Pfizer resolving several lawsuits over its drugs
TRENTON, N.J. — Drugmaker Pfizer Inc. expects to pay about $825 million to resolve government and civil lawsuits involving numerous medicines, according to a filing with regulators.
The quarterly Securities and Exchange Commission filing made Friday, in a 15-page section on legal issues, detailed recent agreements by the world’s biggest drugmaker to end federal probes and civil lawsuits.
In October, Pfizer’s Wyeth pharmaceuticals unit and the Justice Department reached a tentative agreement for Pfizer to pay a total of $491 million to resolve criminal and civil investigations of Wyeth’s practices in marketing the organ transplant drug Rapamune.
Pfizer has agreed to plead guilty to a misdemeanor federal “misbranding offense” and to pay about $234 million to resolve criminal allegations and $257 million to resolve civil allegations. The agreement should be finalized within months. New York-based Pfizer briefly mentioned it when it released its third-quarter results on Nov. 1.
In another case, Pfizer reached an agreement in October to pay $164 million to end multiple potential class action lawsuits regarding its painkiller Celebrex, which generates well over $1 billion in annual year sales. The case originated in 2003, when several class-action complaints against Pfizer, its Pharmacia unit and certain former Pharmacia officers were filed in federal court in New Jersey. Pfizer had acquired Pharmacia, of Peapack, N.J., early in 2003, mainly to acquire the rights to Celebrex.
The plaintiffs claimed Pfizer broke federal securities laws by misrepresenting results of a study of the gastrointestinal side effects of Celebrex. The drug was heavily promoted for reducing the risk of potentially dangerous stomach bleeding compared to other nonnarcotic painkillers. That agreement needs approval by the federal court.
In other recently settled cases:
n In November, Pfizer reached a settlement agreement to pay $67.5 million to resolve an investors’ class action lawsuit against the Wyeth unit and some former Wyeth officers and employees. It accused them of illegally misrepresenting the safety of Pristiq, Wyeth’s drug for hot flashes, night sweats and other menopause symptoms, while it was under review for potential approval.
That suit sought unspecified damages for people who bought Wyeth’s stock for the year before the Food and Drug Administration in July 2007 said it would not approve Pristiq without more data on its effects on the heart and liver, because some women in research studies suffered heart or liver complications.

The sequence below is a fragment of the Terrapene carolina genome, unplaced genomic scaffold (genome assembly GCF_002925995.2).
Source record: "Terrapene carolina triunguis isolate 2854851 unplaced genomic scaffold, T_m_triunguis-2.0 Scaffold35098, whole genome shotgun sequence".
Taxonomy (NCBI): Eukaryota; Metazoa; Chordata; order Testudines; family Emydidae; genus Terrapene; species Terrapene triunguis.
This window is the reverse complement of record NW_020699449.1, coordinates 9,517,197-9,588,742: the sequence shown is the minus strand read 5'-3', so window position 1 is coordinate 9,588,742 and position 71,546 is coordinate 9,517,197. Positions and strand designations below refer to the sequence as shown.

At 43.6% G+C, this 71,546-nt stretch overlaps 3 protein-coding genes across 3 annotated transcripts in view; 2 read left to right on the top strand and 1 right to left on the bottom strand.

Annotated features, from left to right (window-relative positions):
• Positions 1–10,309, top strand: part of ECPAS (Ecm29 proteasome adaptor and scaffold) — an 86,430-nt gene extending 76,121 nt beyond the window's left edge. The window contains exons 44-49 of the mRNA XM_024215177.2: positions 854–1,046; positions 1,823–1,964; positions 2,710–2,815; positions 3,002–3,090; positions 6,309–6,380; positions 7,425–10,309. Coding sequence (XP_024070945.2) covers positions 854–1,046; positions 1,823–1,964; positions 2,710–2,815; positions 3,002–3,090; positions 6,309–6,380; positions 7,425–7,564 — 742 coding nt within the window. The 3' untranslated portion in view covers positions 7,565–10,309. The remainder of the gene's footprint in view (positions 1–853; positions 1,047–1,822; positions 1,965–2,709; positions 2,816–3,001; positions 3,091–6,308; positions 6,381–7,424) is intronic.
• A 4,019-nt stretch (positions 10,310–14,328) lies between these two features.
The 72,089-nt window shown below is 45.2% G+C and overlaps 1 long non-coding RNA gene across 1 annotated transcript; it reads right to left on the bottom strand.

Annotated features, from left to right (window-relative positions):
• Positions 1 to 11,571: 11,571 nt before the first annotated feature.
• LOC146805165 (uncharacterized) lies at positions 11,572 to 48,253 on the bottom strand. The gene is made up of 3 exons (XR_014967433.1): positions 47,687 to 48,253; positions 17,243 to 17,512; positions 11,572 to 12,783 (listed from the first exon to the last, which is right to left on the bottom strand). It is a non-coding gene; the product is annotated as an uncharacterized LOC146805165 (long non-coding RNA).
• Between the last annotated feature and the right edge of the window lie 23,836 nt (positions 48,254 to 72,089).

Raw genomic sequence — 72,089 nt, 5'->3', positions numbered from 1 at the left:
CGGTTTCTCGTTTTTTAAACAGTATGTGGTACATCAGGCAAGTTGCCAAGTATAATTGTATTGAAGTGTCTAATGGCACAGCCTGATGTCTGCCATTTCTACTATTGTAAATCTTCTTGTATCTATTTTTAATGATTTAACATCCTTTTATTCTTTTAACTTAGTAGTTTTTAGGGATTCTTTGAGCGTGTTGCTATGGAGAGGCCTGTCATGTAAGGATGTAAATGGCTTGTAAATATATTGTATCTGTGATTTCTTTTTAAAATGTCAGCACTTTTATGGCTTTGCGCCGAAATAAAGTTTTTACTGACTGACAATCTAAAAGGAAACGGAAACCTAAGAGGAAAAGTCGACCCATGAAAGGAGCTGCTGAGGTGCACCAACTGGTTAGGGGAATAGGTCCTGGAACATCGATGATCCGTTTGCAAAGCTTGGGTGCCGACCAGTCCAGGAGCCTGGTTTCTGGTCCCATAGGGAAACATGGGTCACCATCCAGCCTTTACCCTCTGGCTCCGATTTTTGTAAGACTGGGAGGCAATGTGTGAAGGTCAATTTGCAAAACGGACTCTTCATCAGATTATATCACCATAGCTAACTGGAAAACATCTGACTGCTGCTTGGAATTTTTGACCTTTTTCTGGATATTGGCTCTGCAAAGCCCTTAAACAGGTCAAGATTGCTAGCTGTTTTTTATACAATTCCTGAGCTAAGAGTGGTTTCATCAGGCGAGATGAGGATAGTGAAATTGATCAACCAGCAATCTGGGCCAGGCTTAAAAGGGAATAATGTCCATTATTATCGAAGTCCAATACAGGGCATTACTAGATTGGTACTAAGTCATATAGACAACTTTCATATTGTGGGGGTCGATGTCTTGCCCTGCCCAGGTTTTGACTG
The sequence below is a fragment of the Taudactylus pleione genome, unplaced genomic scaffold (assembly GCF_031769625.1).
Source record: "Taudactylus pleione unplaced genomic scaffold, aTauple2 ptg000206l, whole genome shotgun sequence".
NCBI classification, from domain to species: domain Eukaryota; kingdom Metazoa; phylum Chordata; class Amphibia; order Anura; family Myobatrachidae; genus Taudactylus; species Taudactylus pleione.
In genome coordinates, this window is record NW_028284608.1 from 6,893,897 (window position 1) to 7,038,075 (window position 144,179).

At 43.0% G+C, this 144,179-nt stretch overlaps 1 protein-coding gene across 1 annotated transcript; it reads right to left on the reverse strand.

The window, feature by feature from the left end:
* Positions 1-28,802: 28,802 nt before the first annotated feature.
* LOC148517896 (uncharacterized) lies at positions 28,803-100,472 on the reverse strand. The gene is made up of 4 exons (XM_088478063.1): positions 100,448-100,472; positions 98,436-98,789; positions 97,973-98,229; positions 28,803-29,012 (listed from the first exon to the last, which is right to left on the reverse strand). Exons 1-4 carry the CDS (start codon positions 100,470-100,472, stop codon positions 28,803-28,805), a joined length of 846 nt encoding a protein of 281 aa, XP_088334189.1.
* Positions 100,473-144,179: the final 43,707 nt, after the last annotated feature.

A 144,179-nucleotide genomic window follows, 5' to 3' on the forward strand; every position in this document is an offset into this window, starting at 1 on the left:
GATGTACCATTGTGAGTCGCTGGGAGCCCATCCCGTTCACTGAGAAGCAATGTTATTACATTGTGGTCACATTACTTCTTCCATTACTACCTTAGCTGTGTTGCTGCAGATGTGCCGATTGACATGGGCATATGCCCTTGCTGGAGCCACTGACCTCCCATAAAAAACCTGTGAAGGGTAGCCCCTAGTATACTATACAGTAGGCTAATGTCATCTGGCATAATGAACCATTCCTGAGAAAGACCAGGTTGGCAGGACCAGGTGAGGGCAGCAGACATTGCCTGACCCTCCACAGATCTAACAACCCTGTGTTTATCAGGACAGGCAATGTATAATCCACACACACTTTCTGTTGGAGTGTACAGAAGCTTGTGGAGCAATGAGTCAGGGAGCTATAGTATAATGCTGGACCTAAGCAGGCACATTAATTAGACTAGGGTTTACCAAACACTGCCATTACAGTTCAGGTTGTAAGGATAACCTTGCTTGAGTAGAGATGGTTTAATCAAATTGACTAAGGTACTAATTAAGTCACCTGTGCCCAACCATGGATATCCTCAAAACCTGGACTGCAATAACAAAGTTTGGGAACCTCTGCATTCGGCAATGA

n Pfizer’s Wyeth unit in mid-August reached a tentative agreement with the Justice Department to pay $55 million plus interest to end a federal criminal investigation of its promotion of severe heartburn drug Protonix from February 2000 through June 2001.
n In October, Pfizer entered an agreement in principle with the consumer protection divisions of several states to pay about $43 million to end civil investigations without Pfizer admitting wrongdoing. The case concerns promotion of Lyrica, a blockbuster drug for fibromyalgia and other pain, and Zyvox, an antibiotic for MRSA infections. Pfizer expects final agreements to be reached within months.
n In November, Pfizer entered an agreement in principle to pay $4.8 million to end class action lawsuits pending in Canada that alleged Pfizer failed to warn patients about the dangers of its epilepsy drug Neurontin, which has been linked to suicide, attempted suicide and other injuries. The deal requires court approval after the parties produce a final settlement agreement.
Like most big drugmakers with deep pockets, Pfizer faces many lawsuits regarding issues including the safety of its products and marketing practices.
Among those pending, Pfizer noted, is a potential federal class action suit filed in March alleging Pfizer improperly offered co-payment programs encouraging patients to continue buying cholesterol fighter Lipitor and other brand-name Pfizer drugs, rather than less-expensive generic versions. The plaintiffs allege that increased reimbursement costs for payers such as health insurers and violated antitrust laws. They are seeking damages triple those “excess reimbursement costs.”
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